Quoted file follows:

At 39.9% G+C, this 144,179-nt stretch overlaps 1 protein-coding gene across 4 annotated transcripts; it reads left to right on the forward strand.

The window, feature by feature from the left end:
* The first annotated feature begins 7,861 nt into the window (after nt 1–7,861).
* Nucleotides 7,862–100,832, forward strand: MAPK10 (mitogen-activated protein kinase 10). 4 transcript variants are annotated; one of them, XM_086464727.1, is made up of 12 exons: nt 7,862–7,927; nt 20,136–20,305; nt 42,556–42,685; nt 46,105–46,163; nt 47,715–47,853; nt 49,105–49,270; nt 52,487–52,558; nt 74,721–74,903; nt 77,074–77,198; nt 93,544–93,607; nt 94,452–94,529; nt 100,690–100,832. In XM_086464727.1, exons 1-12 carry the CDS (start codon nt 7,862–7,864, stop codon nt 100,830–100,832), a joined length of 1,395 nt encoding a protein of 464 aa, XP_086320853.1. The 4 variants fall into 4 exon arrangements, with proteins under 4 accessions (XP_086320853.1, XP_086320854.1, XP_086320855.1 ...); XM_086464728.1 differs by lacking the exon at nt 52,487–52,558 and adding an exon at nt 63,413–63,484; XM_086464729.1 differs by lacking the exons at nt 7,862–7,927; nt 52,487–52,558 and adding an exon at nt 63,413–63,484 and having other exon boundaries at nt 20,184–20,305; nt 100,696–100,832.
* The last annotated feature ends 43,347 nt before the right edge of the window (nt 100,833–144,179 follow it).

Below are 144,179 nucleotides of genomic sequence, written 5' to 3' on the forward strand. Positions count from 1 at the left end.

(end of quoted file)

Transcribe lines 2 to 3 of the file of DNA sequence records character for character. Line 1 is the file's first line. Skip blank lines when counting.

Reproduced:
The window, feature by feature from the left end:
* The first annotated feature begins 7,861 nt into the window (after nt 1–7,861).